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IFA/AFG transforms into Forestry Australia

The Institute of Foresters of Australia and Australian Forest Growers has changed its name to Forestry Australia. Forestry Australia CEO Jacquie Martin said the new name better represented the broad scope of forest and land management work undertaken by its members. Source: Timberbiz

The name change comes as more than 400 scientists, researchers and professional forest land managers in Australia will come together in Launceston this week for what is now the Forestry Australia national conference to share knowledge and ideas about the future of forestry in Australia.

“The name Forestry Australia is more representative of our membership, which is made up of Australian scientists, professionals and growers who manage, study and care for our forests,” Ms Martin said.

“The interactions that humans have with forests are changing every day, and the way our members manage forests is always evolving, alongside the most up-to-date science and research.

“That’s why it’s important our identity keeps pace with these changes in approach, and the public understands what Forestry Australia members do and what they stand for.

“Our skilled and knowledgeable scientists, professionals and growers who manage, study and care for our forests offer nature-based solutions for some of society’s most significant challenges, including catastrophic bushfires, biodiversity decline and climate change.

“We consulted widely with our members and the general public in arriving at this name, and we’re very proud to be able to announce it at our national conference with so many of our members and other forestry stakeholders in attendance both in person and online.”

President Bob Gordon said the conference’s theme Your Forests, Our Future aimed to highlight that Australia’s forests are for the benefit of everyone, and should be managed as such.

“Forests deliver many social, cultural, financial and environmental benefits, but their continued ability to provide these benefits depends on effective management and conservation,” Mr Gordon said.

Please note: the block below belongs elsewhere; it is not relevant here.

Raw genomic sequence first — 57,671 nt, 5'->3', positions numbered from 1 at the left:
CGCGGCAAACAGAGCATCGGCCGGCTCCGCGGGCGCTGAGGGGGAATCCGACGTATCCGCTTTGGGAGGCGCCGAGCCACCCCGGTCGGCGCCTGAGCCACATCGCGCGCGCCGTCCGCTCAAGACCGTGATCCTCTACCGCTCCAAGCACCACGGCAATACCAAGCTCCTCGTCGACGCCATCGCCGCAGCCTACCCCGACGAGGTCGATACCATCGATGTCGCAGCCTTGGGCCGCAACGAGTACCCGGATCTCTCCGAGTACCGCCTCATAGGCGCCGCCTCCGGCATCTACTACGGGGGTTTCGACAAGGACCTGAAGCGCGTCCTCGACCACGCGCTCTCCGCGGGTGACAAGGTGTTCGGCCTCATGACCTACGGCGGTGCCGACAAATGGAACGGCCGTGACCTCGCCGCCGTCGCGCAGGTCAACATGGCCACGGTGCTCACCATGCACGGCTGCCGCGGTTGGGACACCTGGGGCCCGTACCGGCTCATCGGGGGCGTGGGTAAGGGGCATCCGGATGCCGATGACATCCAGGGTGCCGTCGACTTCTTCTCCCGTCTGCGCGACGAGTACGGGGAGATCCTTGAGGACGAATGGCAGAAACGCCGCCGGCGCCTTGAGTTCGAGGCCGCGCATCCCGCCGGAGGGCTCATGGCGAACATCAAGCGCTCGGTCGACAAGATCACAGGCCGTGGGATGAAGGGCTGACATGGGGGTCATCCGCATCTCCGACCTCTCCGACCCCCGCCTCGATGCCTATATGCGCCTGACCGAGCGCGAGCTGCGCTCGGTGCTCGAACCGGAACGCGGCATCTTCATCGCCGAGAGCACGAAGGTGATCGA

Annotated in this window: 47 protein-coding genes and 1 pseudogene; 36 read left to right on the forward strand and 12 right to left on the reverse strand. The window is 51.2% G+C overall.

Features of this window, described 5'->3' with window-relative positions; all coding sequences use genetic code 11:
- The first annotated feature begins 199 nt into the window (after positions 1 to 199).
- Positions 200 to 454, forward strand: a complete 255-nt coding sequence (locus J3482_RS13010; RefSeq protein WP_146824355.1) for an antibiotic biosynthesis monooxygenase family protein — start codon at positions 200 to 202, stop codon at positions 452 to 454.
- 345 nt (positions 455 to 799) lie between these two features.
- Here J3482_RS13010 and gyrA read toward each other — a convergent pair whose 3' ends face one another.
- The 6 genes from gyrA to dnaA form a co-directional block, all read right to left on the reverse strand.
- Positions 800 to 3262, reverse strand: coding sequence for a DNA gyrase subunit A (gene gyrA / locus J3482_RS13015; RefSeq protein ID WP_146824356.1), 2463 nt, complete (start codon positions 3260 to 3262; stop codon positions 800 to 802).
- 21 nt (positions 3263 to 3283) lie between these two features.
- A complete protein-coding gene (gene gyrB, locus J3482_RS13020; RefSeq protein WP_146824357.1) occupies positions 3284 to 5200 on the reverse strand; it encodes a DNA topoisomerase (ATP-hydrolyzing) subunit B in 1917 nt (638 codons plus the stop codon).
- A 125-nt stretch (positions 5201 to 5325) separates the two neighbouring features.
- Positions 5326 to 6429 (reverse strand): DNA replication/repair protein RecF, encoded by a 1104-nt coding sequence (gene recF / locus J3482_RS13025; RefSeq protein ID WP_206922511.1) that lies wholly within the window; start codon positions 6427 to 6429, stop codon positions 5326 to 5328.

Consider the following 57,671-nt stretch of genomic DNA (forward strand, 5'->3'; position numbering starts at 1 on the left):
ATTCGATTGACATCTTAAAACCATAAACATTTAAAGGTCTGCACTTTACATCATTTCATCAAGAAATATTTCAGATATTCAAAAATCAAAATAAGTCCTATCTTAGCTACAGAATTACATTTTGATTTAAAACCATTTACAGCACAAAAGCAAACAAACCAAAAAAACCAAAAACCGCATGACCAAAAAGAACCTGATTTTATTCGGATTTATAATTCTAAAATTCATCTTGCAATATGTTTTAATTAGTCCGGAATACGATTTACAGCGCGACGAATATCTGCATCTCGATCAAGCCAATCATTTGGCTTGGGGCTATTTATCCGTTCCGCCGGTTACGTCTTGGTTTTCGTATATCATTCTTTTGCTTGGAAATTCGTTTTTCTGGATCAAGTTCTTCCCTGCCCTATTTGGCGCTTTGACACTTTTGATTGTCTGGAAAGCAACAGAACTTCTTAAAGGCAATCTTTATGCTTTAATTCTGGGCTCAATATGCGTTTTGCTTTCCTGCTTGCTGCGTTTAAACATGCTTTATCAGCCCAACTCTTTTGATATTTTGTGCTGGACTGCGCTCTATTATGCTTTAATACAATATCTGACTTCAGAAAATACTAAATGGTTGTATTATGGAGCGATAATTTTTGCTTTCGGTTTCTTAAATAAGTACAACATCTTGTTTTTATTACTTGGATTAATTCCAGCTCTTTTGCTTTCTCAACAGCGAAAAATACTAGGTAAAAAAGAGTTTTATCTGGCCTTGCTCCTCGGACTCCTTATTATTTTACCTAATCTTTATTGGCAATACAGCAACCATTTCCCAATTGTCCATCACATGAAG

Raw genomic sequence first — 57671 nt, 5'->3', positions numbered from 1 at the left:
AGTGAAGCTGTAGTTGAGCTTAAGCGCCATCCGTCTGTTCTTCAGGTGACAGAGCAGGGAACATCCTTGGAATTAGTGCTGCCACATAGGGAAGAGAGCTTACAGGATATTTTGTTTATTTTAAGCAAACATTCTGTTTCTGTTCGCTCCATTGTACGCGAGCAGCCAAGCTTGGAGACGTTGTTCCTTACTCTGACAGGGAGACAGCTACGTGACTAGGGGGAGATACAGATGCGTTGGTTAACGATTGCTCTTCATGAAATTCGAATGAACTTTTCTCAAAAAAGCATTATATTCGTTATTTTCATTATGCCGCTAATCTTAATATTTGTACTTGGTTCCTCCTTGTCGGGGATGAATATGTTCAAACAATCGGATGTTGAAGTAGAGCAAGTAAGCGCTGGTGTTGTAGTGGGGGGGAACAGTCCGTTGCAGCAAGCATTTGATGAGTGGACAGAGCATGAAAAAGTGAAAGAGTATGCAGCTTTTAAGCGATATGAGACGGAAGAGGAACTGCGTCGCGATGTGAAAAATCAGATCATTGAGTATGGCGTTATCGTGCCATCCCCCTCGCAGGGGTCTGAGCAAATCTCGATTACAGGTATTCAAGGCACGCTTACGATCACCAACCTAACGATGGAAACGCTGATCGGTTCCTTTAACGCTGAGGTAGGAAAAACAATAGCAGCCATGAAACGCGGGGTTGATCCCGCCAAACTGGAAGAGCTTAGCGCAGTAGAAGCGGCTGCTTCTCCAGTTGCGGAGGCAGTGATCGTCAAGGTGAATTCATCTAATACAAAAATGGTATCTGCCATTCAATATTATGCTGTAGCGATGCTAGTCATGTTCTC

“There’s been heated debate about elements of forestry for many years, but its time we move past the politics and look towards what’s needed to look after them so society can continue to benefit from forestry for generations to come.

“Through improved collaboration, sharing information, knowledge and skills and with the innovative use of technology and engagement of communities, forest scientists, managers, owners and other stakeholders will be better equipped to manage all types of forests across all tenures, including urban and farm forests,” he said.

“Building on the successes and lessons of recent IFA and AFG national conferences, the program will facilitate both structured and informal dialogue and networking and will incorporate a day of field sessions to explore the conference themes.”

Assistant Minister for Forestry and Fisheries Jonno Duniam said that despite recent challenges, the future of the forestry industry is bright.

“The Black Summer bushfires, ongoing trade interruptions and the global pandemic have posed significant challenges for the industry over the last three years,” Senator Duniam said.

“In response, the industry has shown ingenuity and resilience, and is on track to deliver $2.4 billion in gross value of production this financial year.

“I am incredibly optimistic about the future of Australia’s sustainable forestry industry and the interest in this conference only confirmed my position.

“I look forward to working with the private sector and state and territory governments to secure the future of this world-class industry.”